After making a life – changing decision to go on living around the age of 10, most of my existence was characterized by anger. This was sole emotion I leaned on and allowed me to survive most of my middle school years. I wasn’t the type of person to lash out in anger. Instead, my anger stewed within me until I converted it into a dramatic diary entry or fed it into my video games. It wasn’t really until 8th grade that I started to resist that emotion. I didn’t realize the inevitability of anger’s destruction. It was slowly consuming me. There had to be a way to let go and still survive.
One of the outlet I developed for dealing with my anger was a sort of meditation. I didn’t know that’s what I was doing at the time. All I knew is that it worked.
This poem was written on October 4th, 2004. I was 14-years-old and a freshman in high school.
I sit in a dark corner
all light fades away
I lift myself out of my body
Life has left me today
I prepare to let go
to leave this world behind
the darkness surrounds me
then I open my eyes
Fun Fact: most of the poems in my little note-book don’t have a title, yet. I create the titles when I write these posts based on what I know about the girl who wrote them. I chose to call this poem by two names: Closeted and Opening. Closeted is a literal interpretation. When I felt my anger overwhelming me, I would often shut myself into my bedroom closet. Sitting on the floor, I’d tear off clothes from their hangers to stuff under the door and to hang over the key hole so that no light could enter.
Closing my eyes, I imagined the world was gone. This happened in steps. First, I would erase the outside world from my mind. Then I would erase the people and places I knew until all that was left was me and my room. Then I’d remove my room, my closet and then my body. Limb by limb, my physical existence disappeared and I was nothing but a spirit, a soul, a consciousness. In the complete darkness, I could open my eyes and see the same as I did with my eyes closed. There was no light and my illusion was complete. There wasn’t a shadow in the dark to distract from my inner reflection. It was from this place that I would dissect the origin of my anger.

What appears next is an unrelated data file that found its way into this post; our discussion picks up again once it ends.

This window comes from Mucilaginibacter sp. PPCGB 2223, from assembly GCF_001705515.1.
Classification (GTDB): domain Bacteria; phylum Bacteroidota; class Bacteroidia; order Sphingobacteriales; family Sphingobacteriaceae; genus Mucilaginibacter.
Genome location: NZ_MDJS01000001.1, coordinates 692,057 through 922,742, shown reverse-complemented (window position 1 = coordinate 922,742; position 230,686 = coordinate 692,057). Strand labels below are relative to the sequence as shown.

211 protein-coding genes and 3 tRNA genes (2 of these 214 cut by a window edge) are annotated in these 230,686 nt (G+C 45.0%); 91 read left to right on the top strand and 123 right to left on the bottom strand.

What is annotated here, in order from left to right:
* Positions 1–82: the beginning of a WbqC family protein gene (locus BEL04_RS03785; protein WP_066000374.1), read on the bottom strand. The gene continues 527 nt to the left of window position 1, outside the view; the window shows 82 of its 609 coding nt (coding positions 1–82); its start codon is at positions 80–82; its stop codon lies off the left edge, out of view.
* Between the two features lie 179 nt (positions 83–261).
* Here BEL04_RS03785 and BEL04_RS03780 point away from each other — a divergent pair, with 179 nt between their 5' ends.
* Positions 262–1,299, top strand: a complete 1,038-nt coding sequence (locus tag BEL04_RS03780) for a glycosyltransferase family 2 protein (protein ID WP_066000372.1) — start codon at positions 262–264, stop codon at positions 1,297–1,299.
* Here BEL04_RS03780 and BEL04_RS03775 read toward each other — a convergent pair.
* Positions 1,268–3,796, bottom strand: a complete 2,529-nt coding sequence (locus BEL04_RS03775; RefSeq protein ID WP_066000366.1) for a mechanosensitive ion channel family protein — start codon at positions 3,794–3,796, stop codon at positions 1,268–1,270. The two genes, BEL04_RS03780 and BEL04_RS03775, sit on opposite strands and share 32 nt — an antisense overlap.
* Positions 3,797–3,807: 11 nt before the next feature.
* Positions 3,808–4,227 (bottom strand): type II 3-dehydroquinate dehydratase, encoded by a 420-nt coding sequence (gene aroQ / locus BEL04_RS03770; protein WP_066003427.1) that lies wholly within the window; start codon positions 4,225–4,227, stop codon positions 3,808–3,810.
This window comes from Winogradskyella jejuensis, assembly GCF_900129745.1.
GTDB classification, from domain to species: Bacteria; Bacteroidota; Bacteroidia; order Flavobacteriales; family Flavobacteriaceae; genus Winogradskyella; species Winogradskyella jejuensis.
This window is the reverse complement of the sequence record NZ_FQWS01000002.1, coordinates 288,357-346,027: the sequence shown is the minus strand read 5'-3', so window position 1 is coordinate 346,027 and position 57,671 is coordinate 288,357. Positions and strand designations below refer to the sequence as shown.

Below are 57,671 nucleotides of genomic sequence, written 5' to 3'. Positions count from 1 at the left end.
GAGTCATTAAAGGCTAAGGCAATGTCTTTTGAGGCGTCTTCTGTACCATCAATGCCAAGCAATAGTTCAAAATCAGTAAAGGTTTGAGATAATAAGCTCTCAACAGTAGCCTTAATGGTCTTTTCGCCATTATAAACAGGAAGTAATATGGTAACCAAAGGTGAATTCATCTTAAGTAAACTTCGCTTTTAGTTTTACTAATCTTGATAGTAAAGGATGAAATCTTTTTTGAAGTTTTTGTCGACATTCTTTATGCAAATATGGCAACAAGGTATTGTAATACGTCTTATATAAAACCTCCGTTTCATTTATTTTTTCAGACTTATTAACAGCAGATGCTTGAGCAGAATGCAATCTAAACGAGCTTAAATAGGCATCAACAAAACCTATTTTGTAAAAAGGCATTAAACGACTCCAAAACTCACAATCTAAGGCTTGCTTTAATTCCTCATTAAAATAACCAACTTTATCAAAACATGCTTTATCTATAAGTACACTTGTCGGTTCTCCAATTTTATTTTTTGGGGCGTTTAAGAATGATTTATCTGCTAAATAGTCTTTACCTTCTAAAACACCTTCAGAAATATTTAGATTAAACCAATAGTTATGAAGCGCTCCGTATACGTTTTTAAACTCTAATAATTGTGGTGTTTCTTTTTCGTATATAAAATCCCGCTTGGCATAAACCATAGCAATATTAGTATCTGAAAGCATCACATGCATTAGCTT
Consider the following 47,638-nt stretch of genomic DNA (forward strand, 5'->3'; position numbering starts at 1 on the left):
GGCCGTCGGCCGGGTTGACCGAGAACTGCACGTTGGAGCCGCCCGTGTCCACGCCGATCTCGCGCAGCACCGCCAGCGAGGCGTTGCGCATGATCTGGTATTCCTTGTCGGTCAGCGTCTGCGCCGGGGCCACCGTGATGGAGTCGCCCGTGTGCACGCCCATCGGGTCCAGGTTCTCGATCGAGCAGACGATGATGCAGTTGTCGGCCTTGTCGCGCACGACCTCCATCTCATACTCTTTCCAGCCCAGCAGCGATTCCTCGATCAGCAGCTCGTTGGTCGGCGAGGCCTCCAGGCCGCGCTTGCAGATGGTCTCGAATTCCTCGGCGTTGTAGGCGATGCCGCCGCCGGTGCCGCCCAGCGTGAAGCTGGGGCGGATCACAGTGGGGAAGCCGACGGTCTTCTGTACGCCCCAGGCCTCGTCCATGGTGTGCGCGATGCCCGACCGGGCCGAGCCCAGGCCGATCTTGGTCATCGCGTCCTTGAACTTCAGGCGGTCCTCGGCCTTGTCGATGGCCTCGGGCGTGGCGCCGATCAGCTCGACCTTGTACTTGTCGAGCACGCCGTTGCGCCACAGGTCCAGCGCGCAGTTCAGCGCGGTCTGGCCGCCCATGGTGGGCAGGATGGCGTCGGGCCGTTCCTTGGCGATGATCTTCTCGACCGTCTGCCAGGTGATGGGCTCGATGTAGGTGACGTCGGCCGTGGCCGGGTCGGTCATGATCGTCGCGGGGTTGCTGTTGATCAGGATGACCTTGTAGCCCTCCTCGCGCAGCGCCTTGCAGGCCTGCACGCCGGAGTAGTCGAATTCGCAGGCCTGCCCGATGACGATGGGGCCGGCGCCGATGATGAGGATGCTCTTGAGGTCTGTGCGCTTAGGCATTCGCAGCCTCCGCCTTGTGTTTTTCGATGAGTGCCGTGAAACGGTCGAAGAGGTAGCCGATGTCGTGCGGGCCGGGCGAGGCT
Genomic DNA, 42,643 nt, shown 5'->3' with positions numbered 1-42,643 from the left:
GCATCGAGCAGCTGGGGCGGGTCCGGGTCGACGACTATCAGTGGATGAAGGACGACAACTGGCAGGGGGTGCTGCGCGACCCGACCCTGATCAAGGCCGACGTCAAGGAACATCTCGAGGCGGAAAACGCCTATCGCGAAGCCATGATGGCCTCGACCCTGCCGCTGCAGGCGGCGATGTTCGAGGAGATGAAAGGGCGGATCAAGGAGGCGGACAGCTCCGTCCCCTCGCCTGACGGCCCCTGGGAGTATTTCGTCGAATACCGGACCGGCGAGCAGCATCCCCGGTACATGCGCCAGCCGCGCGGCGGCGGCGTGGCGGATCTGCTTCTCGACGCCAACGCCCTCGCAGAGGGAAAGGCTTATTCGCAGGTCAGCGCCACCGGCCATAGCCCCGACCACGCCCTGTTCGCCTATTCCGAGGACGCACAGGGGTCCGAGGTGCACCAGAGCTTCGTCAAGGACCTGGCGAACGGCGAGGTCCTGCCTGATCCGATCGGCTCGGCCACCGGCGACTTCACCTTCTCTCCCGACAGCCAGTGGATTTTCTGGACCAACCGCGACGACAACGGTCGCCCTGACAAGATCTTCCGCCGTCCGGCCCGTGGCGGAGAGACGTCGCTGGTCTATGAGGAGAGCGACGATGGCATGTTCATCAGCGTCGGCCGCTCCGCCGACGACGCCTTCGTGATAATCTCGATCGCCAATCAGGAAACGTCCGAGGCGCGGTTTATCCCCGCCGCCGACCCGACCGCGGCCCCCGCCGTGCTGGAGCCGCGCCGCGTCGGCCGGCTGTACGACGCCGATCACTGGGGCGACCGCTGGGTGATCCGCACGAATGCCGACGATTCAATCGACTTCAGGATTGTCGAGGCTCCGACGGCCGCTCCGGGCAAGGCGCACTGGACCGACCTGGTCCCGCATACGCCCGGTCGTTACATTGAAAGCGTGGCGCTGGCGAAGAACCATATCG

With nothing left but a sort of metaphysical existence, there were no parents, no peers and no society on which I could place my anger. In my meditative state, thoughts like “if only my parents understood” or “if only Stacy hadn’t done that mean thing” were never uttered. My parents didn’t exist. Stacy didn’t exist. There was only me.
This was always a bit uncomfortable because it forced me to face my demons head on. It forced me to see my flaws for what they were, but it also showed me the path to self-improvement. I feel like I grew leaps and bounds in this state because I avoided any concept of blame. I was always to blame.
Once I found the root of my anger, the next question would inevitably be whether there was any hope for change. If it was a trait or action exclusive to me, then I felt relief in that I could actively work to improve that part of myself. On the other hand, if the source of my anger was something outside of my control, then there was no point to my anger. Why waste energy worry about something impossible for me to change? That energy is always put to better use changing things that can change.
This is where the term Open comes into play. I felt like I was opening myself up to something greater than myself. For a short moment, my entire existence was on some sort of spiritual plane where, free from the distractions of physical life, I could work towards finding my true self.
How did you deal with anger as a child? How did you handle the mix of crazy emotions that come with being a teenager? When did finally grow out of the blame game and start taking responsibility for your emotions? Have you ever tried to track down an essence of yourself that exist outside of the physical world?